A recent post recent post highlighted statements and voting record on education (school choice and the role of parents) of GOP presidential candidates. If you haven’t read that post, you can read it by clicking here. Today, I want to look at the history/record of the Democrat presidential candidates as well as their personal history of education to see how they match (or don’t) with their statements.
Lincoln Chafee: is wary of charter schools [source] and one of his main advisers, Diane Ravitch, is a harsh critic of school choice education reform. [source] He attended elite prep schools, including Andover (where he was a schoolmate of Jeb Bush). He did his undergrad at Brown University but also attended Montana State University. His daughter Louisa also attended Brown University. [source]
Chafee is hard to pigeonhole but it seems that he is not a proponent of school choice and is most likely opposed to vouchers, charters schools, etc..
Hillary Clinton: is opposed to school vouchers but is supportive of charter school. [source] Clinton graduated from Maine South High School (public) and attended Wellesley College. Her daughter Chelsea attended the elite Sidwell Friends School and did her undergrad at Stanford University.
Clinton is a firm advocate for public schools but also supports parents and parental choice. Her perspective on school choice is mixed.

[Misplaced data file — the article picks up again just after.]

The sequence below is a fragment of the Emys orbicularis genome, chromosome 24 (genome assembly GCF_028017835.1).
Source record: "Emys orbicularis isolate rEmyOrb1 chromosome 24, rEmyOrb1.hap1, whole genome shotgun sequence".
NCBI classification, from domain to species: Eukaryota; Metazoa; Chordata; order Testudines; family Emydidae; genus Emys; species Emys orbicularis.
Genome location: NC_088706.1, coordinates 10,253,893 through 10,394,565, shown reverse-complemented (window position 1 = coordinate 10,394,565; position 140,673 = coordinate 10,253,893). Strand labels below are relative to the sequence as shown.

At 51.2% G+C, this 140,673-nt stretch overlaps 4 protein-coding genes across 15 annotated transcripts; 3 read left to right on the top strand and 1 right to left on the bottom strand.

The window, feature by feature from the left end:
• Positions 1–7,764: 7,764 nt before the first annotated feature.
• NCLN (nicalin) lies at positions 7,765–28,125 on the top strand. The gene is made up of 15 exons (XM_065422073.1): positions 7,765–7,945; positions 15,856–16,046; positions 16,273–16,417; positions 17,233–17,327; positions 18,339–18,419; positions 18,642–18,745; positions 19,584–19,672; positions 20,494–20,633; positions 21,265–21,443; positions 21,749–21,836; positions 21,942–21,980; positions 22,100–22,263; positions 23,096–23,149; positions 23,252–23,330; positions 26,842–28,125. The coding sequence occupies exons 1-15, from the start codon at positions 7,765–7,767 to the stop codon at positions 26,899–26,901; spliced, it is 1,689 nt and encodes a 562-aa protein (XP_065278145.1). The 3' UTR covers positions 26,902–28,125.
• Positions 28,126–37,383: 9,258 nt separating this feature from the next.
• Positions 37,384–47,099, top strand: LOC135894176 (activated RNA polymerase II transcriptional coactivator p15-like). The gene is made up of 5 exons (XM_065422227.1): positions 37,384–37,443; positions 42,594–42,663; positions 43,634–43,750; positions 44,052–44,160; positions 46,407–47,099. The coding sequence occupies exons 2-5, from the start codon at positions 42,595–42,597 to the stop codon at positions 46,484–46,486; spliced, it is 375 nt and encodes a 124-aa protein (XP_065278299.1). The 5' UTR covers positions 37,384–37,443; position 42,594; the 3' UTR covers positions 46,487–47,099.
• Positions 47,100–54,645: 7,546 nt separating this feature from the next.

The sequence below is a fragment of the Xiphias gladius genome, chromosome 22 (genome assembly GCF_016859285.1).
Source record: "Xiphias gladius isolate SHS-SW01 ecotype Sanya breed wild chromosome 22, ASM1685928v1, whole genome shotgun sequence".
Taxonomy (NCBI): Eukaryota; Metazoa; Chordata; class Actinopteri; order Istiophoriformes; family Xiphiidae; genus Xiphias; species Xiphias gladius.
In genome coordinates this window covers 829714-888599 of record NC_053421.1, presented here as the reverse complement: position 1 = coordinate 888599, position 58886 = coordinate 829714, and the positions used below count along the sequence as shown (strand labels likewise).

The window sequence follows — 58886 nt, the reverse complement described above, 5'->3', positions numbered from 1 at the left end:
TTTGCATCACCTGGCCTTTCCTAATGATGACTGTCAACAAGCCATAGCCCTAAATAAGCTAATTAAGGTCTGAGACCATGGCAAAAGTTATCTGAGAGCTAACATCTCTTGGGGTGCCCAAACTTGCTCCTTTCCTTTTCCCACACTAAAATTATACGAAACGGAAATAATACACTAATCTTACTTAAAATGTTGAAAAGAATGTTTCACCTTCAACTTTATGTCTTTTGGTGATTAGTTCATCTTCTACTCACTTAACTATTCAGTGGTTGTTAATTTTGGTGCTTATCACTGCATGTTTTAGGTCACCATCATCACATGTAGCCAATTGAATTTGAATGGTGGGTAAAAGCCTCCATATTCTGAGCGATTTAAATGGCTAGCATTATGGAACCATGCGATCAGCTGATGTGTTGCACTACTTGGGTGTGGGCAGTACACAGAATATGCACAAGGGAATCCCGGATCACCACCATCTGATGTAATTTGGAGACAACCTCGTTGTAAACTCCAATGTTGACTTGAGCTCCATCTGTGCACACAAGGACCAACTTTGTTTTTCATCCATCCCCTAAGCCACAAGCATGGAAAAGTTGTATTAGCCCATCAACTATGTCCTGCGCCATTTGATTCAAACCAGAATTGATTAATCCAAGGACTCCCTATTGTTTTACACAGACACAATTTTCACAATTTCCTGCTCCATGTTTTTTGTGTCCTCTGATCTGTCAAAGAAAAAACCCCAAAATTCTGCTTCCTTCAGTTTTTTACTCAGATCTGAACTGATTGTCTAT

Martin O’Malley: As mayor of Maryland in 2014, he celebrated National School Choice Week. [source] He has supported charter schools and voucher systems. [source] He attended Our Lady of Lourdes Catholic School and Gonzaga College High School (Catholic, private) and did his undergrad at The Catholic University of America. Two daughters of O’Malley attended Georgetown University and College of Charleston [source] (previously attending Notre Dame prep school.)
O’Malley remains a proponent of school choice despite the general opposition of his party to school choice initiatives.
Bernie Sanders: is not a proponent of school choice and has opposed vouchers. [source] He graduated high school from James Madison High School (public) before doing his undergrad at the University of Chicago.
Sanders is opposed to school choice initiatives.
Webb has not engaged with education reform in general but is opposed to school choice initiatives.